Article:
The specific approach I had in mind is where an extension could define a custom handler for a scheme, say, "ssh", and by handling a URL of form "ssh://example.org:22/path", the extension would be granted raw TCP/UDP socket access to example.org:22.  I believe this idea was discussed before in the context of removing the native FTP implementation from Chrome, but don't quote me on that.


--
You received this message because you are subscribed to the Google Groups "blink-dev" group.
To unsubscribe from this group and stop receiving emails from it, send an email to blink-dev+...@chromium.org.

Harald Alvestrand

unread,
Aug 25, 2020, 5:10:26 PM8/25/20
to Victor Vasiliev, Eric Willigers, blink-dev

Guokai Han

unread,
Aug 25, 2020, 6:23:32 PM8/25/20
to blink-dev, Harald Alvestrand, Eric Willigers, blink-dev, Victor Vasiliev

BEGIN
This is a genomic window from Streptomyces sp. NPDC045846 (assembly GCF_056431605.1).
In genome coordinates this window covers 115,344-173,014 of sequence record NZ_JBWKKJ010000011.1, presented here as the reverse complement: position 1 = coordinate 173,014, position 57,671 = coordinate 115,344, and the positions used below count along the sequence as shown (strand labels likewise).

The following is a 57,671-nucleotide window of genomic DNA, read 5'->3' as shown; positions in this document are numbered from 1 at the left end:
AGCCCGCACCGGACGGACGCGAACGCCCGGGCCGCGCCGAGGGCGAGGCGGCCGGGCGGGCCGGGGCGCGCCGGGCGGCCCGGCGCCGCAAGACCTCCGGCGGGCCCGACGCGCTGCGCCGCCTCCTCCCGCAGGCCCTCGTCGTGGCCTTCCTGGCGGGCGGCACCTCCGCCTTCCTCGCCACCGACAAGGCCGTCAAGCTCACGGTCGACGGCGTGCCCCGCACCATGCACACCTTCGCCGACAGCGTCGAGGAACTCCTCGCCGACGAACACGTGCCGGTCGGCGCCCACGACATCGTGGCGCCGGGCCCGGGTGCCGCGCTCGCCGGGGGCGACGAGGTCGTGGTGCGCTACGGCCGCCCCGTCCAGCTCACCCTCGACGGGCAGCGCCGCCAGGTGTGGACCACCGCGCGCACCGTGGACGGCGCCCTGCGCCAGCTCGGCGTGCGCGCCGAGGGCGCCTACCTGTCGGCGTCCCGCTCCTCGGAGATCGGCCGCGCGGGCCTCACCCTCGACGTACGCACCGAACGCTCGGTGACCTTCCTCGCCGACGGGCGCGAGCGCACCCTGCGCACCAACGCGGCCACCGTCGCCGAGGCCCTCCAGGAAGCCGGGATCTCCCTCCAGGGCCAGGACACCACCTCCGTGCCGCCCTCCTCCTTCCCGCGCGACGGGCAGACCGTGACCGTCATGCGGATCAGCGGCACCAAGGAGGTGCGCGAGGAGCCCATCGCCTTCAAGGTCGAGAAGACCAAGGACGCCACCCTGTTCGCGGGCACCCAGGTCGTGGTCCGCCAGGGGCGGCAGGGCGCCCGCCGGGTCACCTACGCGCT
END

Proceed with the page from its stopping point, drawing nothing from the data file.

Don't extensions have raw UDP/TCP access already?

I don't discuss main topic, just reply the above question. Chrome apps support socket, but Chrome extensions don't support socket. And Chrome apps will end support in June 2022.

Willy Nolan

unread,
Aug 26, 2020, 7:48:53 PM8/26/20
to blink-dev, han.g...@gmail.com, Harald Alvestrand, Eric Willigers, blink-dev, Victor Vasiliev
Awesome. 
I am very glad that this is finally moving towards browsers. UDP Sockets existed before browsers did, it is time to bring this functionality home. Nicely done.

Eric Willigers

unread,
Sep 18, 2020, 3:25:11 AM9/18/20
to blink-dev, Victor Vasiliev, blink-dev, Eric Willigers
On Wednesday, August 26, 2020 at 5:45:34 AM UTC+10 Victor Vasiliev wrote:
Have you considered using extensions to solve this problem?  I haven't found any discussion of it in the explainer.